Just a quick disclaimer: I do not profess to be, nor am I, a courtroom wizard. I do, however, know a thing or two about persuasion. Lately, since reading the Scott Adams blog, the science behind it has become a bit of a hobby of mine.
Which brings me to the purpose of this post today. I recently attended a CLE (continuing legal education) session on the power of pre-trial practice. It was taught by a guy who is a bona fide legend in the courtroom. Seriously, I learned more about how to conduct an opening statement in an hour-and-a-half than I’ve learned on my own in actual practice.
What amazed me, though, was that some lawyers, even senior trial lawyers, seemed to miss the point completely. For example, the presenter told a story about an effective way the he witnessed opposing counsel gain rapport with a panel of jurors during voir dire (the time when attorneys get to ask an array of prospective jurors questions in order to select the ones they think will be best in the jury box). Another attorney asked the presenter why he didn’t just object to the attorney’s move. The presenter advised that he could not think of a way to go about making the objection, so he just remained quiet.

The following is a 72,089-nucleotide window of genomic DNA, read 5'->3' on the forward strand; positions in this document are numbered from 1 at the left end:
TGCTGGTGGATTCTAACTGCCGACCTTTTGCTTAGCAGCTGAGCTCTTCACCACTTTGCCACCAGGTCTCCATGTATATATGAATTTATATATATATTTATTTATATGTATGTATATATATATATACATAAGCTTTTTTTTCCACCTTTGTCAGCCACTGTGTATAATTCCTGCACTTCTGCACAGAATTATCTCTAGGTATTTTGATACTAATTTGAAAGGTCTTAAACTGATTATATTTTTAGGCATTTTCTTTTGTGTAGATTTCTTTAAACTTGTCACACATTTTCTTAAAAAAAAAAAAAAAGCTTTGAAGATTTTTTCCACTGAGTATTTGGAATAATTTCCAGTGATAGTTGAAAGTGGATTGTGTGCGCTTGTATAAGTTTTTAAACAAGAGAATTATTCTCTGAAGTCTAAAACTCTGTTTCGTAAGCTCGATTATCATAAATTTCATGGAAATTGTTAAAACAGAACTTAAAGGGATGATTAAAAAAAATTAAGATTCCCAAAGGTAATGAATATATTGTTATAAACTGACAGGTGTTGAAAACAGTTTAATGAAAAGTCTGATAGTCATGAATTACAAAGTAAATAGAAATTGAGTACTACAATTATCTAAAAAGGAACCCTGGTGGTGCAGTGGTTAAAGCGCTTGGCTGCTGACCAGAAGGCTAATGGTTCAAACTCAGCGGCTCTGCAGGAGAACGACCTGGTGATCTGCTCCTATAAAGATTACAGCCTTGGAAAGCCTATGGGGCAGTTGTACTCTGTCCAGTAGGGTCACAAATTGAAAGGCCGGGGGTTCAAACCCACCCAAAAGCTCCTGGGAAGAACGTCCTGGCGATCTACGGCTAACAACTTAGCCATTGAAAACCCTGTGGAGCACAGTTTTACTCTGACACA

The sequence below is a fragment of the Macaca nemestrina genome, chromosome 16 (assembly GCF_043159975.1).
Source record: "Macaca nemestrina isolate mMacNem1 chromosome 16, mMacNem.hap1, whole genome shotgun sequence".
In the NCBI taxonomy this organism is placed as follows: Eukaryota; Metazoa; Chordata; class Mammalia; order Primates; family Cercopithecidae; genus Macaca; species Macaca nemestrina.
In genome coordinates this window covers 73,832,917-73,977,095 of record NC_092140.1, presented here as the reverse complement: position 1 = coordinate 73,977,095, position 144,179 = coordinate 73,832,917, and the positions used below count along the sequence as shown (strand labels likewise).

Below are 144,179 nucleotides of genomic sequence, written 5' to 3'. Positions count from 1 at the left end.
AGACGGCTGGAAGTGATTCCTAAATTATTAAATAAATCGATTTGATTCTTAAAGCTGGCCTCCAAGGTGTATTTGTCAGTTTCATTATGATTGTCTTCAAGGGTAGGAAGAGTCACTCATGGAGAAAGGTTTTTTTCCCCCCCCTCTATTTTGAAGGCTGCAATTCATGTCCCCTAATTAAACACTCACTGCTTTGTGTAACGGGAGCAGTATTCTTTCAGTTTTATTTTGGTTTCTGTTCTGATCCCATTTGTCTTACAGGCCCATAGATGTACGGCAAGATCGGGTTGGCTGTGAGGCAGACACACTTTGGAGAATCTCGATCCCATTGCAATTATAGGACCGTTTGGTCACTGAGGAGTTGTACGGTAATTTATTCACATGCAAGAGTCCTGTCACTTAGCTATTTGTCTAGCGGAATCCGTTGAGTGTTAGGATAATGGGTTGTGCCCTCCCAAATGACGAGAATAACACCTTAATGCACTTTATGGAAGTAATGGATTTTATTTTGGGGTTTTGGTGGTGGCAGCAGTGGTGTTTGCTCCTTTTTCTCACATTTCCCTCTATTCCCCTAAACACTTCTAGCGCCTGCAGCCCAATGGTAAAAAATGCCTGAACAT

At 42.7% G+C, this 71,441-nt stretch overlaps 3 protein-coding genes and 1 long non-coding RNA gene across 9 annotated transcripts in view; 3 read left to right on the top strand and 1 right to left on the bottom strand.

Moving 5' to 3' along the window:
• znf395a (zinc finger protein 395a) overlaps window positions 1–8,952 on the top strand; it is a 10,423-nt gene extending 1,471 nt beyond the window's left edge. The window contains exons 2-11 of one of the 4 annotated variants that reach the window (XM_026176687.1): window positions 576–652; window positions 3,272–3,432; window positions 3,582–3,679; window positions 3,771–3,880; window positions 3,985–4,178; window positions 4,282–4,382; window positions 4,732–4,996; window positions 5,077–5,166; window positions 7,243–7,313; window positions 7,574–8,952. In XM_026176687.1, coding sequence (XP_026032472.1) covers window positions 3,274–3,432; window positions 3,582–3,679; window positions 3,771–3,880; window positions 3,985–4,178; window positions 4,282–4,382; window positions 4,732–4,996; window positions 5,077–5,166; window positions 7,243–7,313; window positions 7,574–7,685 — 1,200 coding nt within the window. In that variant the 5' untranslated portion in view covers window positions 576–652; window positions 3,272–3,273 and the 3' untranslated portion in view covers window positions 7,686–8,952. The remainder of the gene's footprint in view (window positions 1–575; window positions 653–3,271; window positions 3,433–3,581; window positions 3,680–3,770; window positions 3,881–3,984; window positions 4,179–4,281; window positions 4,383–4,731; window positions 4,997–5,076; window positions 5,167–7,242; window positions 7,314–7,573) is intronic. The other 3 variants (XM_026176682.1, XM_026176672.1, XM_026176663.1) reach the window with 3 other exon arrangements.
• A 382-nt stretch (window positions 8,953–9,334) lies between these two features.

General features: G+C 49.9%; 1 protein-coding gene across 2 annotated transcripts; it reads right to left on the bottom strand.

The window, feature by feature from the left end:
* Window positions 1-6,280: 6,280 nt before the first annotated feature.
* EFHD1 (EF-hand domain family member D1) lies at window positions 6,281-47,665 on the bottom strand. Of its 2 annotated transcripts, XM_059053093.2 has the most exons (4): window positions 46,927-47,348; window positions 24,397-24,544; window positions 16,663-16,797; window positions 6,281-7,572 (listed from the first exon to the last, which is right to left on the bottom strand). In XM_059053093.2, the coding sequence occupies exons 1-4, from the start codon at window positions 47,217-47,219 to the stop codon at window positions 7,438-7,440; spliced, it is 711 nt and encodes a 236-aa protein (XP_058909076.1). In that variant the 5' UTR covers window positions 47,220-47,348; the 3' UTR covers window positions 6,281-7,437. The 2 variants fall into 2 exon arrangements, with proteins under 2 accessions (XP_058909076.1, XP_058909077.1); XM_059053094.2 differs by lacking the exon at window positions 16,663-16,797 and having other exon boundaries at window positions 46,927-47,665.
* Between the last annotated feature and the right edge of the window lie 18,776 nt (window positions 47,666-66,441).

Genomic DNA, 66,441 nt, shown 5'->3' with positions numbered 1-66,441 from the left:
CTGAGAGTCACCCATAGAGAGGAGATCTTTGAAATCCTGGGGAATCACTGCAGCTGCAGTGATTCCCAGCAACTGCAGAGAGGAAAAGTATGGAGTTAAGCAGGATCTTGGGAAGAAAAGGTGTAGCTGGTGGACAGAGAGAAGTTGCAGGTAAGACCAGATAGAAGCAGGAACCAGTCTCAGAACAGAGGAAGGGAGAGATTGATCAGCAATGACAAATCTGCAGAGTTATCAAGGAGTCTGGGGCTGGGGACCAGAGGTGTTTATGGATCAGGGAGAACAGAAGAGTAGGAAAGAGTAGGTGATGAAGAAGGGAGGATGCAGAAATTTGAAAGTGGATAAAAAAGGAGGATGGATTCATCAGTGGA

After the conference, I asked if he could expand on that answer. He replied “I could not figure out a way to object without looking like a horse’s ass to the panel in the process…” If he won the objection, he was the jerk who kept the jurors from talking with the nice attorney. If he lost the objection, he would be the jerk who tried to keep them from talking to the nice attorney. Either way, the presenting lawyer loses the likeability contest before ever making an argument… and THAT is why he didn’t make the objection.
I think that, in my own practice, this is a common problem I’ve witnessed. Often we lawyers are so focused on winning every argument that we forget that the cost to our own credibility in front of those who matter is not worth the potential victory… The strategy is to win, but tactical considerations may trump strategy in short-term considerations.